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Psalms 42-49

6/6/2019

                        
A Devotional Journey    
     led by Dr Gene Pearson 
Thru the Bible in a Year
 
     Psalms 42-43 are actually a single prayer.  The prayer begins Book II of the collection, and is distinct from Book I in its identification of God as Elohim as contrasted with Books I=s use of the Hebrew word Yahweh.  The inner thoughts of the writer are directly expressed in Psalm 42 and reflect a confidence in God=s ultimate trustworthiness.  After asking the question AWhy?@  Psalm 43 reflects the same hope.
     Psalm 44 reflects a cry for help from a nation which has suffered defeat in battle.  The psalm includes four parts:  1) a review of past victories for which God is praised (1-8); 2) a lament concerning the current state of affairs in defeat (9-16); 3) an insistence on the undeserved nature of this calamity (17-22); and 4) a plea for God=s intervention (23-26).
     Psalm 45 reflects a setting in which the king is being married.  Because it speaks of the king=s victories over all the nations, it was later seen as messianic (e.g., in Hebrews 1:8-9).  Both the king (3-9) and his bride (10-15) are directly addressed, and both are alternately admonished and praised.
     Psalm 46 provides the starting point for Martin Luther=s great hymn:  A Mighty Fortress Is Our God3 stanzas of 3 verses each make up this psalm, and they were probably intended to be sung by different groups:  1) 1-3, by the people or Levitical choir; 2) (4?6)  by the worship leader, again probably a Levite; and 3) 8-10 by the worship leader.  Two responses for the people are also included in verses 7 and 11.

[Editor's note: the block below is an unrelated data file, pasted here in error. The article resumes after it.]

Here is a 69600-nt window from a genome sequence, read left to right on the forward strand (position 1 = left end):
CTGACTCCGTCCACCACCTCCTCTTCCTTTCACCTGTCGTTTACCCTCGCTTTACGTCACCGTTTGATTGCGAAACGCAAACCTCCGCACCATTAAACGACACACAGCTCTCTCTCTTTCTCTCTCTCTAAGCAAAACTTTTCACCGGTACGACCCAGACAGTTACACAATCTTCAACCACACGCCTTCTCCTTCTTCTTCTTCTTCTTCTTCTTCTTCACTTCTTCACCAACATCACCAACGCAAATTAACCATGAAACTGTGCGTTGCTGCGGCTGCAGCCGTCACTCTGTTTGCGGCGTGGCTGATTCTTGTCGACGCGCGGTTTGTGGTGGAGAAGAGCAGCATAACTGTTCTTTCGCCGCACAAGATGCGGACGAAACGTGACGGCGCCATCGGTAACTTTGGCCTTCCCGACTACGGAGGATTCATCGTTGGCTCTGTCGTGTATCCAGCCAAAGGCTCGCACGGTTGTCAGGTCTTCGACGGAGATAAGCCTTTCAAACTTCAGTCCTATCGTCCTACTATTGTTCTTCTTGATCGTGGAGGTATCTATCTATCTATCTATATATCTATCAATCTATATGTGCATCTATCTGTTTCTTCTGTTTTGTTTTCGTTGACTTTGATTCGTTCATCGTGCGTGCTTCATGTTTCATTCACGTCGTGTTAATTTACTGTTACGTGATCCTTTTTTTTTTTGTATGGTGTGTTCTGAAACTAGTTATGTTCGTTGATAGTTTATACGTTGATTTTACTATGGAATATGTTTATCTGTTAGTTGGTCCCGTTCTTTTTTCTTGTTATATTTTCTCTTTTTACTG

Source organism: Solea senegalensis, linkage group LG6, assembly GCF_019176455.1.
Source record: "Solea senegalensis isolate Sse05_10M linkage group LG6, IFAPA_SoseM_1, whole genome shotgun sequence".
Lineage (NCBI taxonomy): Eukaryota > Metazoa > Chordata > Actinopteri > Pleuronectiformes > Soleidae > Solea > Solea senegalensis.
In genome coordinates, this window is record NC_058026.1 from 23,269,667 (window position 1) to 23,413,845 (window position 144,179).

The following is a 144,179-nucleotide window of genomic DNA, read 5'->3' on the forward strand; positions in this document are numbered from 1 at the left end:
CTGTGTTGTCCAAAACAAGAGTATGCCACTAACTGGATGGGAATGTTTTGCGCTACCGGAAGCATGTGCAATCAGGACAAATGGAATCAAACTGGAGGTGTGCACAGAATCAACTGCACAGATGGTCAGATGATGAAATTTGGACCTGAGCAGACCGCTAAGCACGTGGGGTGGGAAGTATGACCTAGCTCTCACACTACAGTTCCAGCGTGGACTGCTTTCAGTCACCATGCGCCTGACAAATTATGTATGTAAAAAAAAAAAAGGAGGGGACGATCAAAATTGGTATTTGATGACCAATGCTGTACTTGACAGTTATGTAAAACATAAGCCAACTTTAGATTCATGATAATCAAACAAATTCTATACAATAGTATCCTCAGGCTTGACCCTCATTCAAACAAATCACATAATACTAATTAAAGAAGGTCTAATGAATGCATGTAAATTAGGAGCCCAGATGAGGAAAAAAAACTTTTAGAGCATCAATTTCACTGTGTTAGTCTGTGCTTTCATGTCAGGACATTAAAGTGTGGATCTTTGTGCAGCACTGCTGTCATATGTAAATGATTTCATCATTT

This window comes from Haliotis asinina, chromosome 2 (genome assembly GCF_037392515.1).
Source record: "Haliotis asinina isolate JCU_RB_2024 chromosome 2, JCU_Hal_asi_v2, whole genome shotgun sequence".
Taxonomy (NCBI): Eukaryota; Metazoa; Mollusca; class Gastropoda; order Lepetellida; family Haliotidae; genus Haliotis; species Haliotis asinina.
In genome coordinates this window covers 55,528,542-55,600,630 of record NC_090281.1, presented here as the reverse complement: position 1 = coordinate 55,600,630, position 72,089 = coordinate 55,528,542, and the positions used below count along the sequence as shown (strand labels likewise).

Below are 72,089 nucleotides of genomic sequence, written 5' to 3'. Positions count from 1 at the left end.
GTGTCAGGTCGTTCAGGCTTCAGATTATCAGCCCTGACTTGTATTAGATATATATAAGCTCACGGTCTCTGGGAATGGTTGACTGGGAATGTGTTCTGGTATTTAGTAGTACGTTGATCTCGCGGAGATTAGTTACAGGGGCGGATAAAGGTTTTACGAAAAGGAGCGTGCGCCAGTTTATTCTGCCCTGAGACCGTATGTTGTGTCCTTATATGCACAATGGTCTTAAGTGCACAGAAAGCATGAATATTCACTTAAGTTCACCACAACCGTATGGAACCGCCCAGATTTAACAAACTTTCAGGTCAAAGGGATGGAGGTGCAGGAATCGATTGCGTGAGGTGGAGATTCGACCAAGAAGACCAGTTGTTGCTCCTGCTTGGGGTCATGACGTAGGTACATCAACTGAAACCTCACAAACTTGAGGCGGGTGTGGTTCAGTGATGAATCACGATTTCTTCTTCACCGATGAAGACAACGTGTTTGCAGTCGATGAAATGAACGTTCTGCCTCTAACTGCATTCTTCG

Psalm 47, along with Psalms 92-100, is a hymn to God the King.  Some scholars believe it was used during the Feast of the Tabernacles (Leviticus 23:34), the time chosen by Solomon for the dedication of the first temple in Jerusalem. (1 Kings 8:2).   It has been used by Jews during the celebration of Rosh Hashanah (New Year), and by Christians to celebrate the ascension of Jesus Christ into heaven.
     Psalm 48 is a song of praise to God for His protection of Jerusalem, or Zion.  The first and last verses are used to frame the rest of the song.  Psalm 49 is a caution to those who would pursue wealth instead of God B nothing lasts except a relationship with Him.
 
     As you consider the greatness of God, do you feel secure?  Do you realize how inadequate all things are in comparison to His greatness?  Are you motivated to come closer to Him and follow Him more faithfully?
     The Good News for today is that God welcomes all who come to Him in faith.  He does not guarantee  trouble-free lives for His followers, but He does see us through it all.  Make up your mind to trust Him more and worry less today.
                                                                                                                                                           
© A. Eugene Pearson 2010